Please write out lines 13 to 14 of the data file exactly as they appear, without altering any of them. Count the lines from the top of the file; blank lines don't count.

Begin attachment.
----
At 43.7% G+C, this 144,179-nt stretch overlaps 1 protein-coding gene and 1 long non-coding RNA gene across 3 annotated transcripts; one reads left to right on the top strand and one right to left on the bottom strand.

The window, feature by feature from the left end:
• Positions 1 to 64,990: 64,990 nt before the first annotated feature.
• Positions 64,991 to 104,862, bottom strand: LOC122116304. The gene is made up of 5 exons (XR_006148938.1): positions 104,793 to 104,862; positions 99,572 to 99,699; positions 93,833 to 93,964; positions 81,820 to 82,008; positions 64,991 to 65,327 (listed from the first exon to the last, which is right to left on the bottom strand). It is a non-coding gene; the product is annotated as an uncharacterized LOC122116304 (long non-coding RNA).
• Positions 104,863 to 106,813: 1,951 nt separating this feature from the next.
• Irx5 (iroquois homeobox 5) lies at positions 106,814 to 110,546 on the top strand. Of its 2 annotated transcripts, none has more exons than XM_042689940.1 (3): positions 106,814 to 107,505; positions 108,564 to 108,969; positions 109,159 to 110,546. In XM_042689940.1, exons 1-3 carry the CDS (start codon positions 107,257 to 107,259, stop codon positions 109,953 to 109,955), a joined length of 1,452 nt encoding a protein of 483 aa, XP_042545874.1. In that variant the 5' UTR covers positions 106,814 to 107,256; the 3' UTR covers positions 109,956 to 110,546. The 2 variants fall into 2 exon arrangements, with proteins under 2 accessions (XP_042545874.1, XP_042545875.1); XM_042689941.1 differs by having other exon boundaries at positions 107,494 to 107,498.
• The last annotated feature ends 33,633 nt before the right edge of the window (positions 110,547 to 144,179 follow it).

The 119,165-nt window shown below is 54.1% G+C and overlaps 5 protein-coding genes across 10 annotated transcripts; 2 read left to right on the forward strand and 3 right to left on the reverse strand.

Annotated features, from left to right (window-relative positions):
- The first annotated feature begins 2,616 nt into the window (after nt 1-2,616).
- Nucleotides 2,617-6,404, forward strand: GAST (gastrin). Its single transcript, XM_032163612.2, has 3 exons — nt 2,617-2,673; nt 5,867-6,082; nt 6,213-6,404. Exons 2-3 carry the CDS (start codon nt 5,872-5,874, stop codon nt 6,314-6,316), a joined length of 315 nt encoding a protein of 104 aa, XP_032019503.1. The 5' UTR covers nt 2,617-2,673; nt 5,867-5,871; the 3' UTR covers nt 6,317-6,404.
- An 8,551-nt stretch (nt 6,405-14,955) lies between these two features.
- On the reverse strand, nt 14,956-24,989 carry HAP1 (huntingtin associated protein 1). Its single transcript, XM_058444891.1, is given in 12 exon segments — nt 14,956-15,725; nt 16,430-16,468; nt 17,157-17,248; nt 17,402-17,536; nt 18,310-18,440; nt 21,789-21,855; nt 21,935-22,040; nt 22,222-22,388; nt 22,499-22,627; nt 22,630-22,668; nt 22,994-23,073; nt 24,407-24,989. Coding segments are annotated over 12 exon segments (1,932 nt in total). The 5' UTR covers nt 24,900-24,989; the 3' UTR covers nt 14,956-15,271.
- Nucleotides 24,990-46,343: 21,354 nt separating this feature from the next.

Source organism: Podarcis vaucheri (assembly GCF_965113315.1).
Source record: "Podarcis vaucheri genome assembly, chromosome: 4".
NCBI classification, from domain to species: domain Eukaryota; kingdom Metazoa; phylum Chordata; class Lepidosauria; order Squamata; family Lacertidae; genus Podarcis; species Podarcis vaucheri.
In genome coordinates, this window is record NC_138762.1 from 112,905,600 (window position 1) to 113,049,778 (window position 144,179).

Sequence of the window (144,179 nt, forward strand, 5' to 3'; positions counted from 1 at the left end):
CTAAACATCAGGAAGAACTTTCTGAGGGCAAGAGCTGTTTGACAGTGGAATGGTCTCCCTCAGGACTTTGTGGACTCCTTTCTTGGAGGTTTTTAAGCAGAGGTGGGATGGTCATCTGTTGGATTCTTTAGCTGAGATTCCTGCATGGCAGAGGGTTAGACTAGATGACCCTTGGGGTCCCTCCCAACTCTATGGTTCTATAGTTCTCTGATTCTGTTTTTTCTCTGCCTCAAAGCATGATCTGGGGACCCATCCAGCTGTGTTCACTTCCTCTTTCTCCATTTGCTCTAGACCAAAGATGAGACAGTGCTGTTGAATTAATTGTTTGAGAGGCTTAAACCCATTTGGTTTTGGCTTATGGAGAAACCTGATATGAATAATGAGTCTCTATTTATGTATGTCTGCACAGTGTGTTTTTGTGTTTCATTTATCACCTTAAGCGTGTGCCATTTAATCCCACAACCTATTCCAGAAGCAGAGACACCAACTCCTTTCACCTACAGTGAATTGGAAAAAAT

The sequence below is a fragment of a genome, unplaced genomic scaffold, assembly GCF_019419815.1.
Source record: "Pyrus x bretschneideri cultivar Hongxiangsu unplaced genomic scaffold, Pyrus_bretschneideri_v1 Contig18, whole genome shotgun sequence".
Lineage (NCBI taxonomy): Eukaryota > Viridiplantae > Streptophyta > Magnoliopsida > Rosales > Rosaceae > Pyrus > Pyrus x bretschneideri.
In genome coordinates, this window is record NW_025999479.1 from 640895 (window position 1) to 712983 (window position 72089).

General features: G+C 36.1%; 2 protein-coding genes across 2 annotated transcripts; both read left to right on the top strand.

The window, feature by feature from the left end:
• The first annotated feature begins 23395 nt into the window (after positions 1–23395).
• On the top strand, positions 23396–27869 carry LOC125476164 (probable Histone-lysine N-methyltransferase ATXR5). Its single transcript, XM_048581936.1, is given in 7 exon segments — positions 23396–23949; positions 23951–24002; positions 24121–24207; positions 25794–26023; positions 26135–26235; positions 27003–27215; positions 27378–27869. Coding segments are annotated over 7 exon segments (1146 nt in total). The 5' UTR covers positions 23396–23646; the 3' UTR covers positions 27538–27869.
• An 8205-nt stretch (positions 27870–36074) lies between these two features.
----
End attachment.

- On the reverse strand, nt 14,956-24,989 carry HAP1 (huntingtin associated protein 1). Its single transcript, XM_058444891.1, is given in 12 exon segments — nt 14,956-15,725; nt 16,430-16,468; nt 17,157-17,248; nt 17,402-17,536; nt 18,310-18,440; nt 21,789-21,855; nt 21,935-22,040; nt 22,222-22,388; nt 22,499-22,627; nt 22,630-22,668; nt 22,994-23,073; nt 24,407-24,989. Coding segments are annotated over 12 exon segments (1,932 nt in total). The 5' UTR covers nt 24,900-24,989; the 3' UTR covers nt 14,956-15,271.
- Nucleotides 24,990-46,343: 21,354 nt separating this feature from the next.